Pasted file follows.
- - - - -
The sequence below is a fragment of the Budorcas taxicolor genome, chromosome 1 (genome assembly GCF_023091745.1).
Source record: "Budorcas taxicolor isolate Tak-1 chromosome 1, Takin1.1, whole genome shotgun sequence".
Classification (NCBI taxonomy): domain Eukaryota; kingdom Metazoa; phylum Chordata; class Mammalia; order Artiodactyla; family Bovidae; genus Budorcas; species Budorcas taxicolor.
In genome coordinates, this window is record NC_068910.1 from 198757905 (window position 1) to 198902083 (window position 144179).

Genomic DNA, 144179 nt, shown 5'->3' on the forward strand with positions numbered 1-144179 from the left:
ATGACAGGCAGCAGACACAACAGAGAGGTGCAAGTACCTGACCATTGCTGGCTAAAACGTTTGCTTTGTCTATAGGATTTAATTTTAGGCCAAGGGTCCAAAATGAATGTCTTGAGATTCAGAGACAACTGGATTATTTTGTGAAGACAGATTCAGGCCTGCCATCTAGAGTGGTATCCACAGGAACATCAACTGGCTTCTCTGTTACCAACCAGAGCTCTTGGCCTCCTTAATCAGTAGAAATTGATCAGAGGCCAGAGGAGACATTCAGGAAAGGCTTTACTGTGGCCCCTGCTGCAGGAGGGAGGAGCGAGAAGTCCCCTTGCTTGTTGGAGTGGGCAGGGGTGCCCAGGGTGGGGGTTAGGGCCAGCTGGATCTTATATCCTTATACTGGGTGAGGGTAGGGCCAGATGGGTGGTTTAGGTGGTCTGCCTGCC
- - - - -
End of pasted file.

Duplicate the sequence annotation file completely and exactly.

The sequence below is a fragment of the Budorcas taxicolor genome, chromosome 1 (genome assembly GCF_023091745.1).
Source record: "Budorcas taxicolor isolate Tak-1 chromosome 1, Takin1.1, whole genome shotgun sequence".
Classification (NCBI taxonomy): domain Eukaryota; kingdom Metazoa; phylum Chordata; class Mammalia; order Artiodactyla; family Bovidae; genus Budorcas; species Budorcas taxicolor.
In genome coordinates, this window is record NC_068910.1 from 198757905 (window position 1) to 198902083 (window position 144179).

Genomic DNA, 144179 nt, shown 5'->3' on the forward strand with positions numbered 1-144179 from the left:
ATGACAGGCAGCAGACACAACAGAGAGGTGCAAGTACCTGACCATTGCTGGCTAAAACGTTTGCTTTGTCTATAGGATTTAATTTTAGGCCAAGGGTCCAAAATGAATGTCTTGAGATTCAGAGACAACTGGATTATTTTGTGAAGACAGATTCAGGCCTGCCATCTAGAGTGGTATCCACAGGAACATCAACTGGCTTCTCTGTTACCAACCAGAGCTCTTGGCCTCCTTAATCAGTAGAAATTGATCAGAGGCCAGAGGAGACATTCAGGAAAGGCTTTACTGTGGCCCCTGCTGCAGGAGGGAGGAGCGAGAAGTCCCCTTGCTTGTTGGAGTGGGCAGGGGTGCCCAGGGTGGGGGTTAGGGCCAGCTGGATCTTATATCCTTATACTGGGTGAGGGTAGGGCCAGATGGGTGGTTTAGGTGGTCTGCCTGCC